Media Outlets Forbidden from Identifying Recently Released Drug Cartel Ex-Boss as Plaintiff in Privacy Lawsuit

I just learned about the order, which was entered in federal court for the Northern District of California in Oct. 2020 (Doe v. Google, Inc.):

The Court orders that Plaintiff may proceed under a pseudonym[ and] that Defendants are prohibited from disclosing Plaintiff’s identity to any third party unless such disclosure is necessary to defend against this action (and if so, with a protective order).

The defendants were Borderland Beat, a prominent and oft-cited blog labeled by one publication as “one of the best resources for current and accurate information on Mexico’s bloody drug wars – and its key players”; many Spanish-language publications (El Siglo De Torreon, Noventa Grados, Codigo Rojo Noticias, Infobae, El Manana, Reporte Nivel Uno, Omnia, Valor Tamaulipeco, Reforma, El Norte, Noticias PV Nayarit, Vanguardia); and Google and Blogger.com. The plaintiff has been identified in a news account as Armando Valencia Cornelio, former leader of the Milenio Cartel, who had recently been released from federal prison.

The lawsuit was over the publication of various facts about the plaintiff, including “an image of a 30 year-old drivers license,” plaintiff’s “resettling in Atherton“—the richest town in the U.S.—and plaintiff’s “suffer[ing] from lymphoma.” I’m skeptical of the substantive merits of the lawsuit, but I certainly think the injunction violates the First Amendment.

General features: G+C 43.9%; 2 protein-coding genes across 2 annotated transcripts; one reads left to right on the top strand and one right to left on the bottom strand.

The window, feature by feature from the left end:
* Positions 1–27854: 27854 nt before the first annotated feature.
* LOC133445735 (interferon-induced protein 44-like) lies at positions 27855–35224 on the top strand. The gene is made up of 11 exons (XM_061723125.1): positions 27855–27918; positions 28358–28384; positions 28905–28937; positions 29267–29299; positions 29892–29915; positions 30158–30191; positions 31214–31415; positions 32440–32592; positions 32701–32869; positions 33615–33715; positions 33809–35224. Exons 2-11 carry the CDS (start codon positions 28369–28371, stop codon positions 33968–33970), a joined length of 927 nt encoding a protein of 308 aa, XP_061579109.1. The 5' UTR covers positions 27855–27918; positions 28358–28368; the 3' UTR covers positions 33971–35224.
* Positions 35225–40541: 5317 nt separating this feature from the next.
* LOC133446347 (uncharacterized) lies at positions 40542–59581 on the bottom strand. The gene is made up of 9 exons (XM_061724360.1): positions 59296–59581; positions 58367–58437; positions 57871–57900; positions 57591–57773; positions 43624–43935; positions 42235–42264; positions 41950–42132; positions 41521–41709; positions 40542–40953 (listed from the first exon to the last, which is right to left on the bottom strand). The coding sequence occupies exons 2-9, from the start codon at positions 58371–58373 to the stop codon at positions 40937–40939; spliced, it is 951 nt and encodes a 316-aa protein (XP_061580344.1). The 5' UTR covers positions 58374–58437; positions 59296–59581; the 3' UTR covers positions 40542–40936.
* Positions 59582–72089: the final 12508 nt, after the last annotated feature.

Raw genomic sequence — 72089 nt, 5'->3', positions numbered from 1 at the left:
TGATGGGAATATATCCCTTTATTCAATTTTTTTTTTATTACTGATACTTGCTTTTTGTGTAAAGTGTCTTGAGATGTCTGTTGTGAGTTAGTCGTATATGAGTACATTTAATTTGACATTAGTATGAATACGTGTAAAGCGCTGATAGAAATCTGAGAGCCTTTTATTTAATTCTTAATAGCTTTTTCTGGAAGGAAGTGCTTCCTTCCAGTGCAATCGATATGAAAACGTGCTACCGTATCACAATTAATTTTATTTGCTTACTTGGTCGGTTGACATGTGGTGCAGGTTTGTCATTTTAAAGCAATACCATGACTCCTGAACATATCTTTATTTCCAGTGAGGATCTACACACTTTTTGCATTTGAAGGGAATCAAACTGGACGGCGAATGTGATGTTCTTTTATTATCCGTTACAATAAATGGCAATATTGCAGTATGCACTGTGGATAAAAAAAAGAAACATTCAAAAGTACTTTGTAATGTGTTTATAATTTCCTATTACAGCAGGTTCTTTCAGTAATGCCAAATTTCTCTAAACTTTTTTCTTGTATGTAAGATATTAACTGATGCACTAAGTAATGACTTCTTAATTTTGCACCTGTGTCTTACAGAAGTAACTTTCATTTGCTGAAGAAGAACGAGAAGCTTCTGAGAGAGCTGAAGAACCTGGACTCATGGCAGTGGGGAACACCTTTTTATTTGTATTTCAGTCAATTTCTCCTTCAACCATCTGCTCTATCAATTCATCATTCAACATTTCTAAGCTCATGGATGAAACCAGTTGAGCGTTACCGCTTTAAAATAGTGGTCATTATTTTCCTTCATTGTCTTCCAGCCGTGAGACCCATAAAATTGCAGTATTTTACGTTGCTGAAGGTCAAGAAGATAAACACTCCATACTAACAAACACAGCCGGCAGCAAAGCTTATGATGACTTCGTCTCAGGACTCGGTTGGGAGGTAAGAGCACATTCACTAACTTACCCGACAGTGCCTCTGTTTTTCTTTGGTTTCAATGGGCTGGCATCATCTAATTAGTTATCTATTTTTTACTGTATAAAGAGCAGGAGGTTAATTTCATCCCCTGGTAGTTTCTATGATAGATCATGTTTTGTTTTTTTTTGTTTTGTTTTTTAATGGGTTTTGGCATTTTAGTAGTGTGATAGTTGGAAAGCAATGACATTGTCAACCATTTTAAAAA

Plaintiff eventually dropped the lawsuit, but the injunction may still be in effect. Borderland Beat moved to vacate the injunction, but the court dismissed that motion in June, when it held that “All pending motions filed by defendant Roe 1 are terminated as moot, and any documents that were filed under seal by Roe 1 will remain sealed pending further order.” Perhaps that implicitly concludes that the injunction is no longer in effect (since that’s the only thing that would make the motion to vacate moot); but that’s far from clear, especially since injunctions often do endure past the final judgment in the case. And the very possibility that the injunction is still in effect usually pressures defendants into complying.

Borderland Beat asked the court for leave to file a motion to reconsider, which is what local procedural rules call for in such a situation, but the court has not yet ruled on this (or on the defendant’s motion for attorney fees).

I learned of the order because of a Bloomberg search for all recent orders granting or denying motions for pseudonymity, which I conducted for a law review article I’m writing; had it not been for that, I doubt I would have ever seen it.

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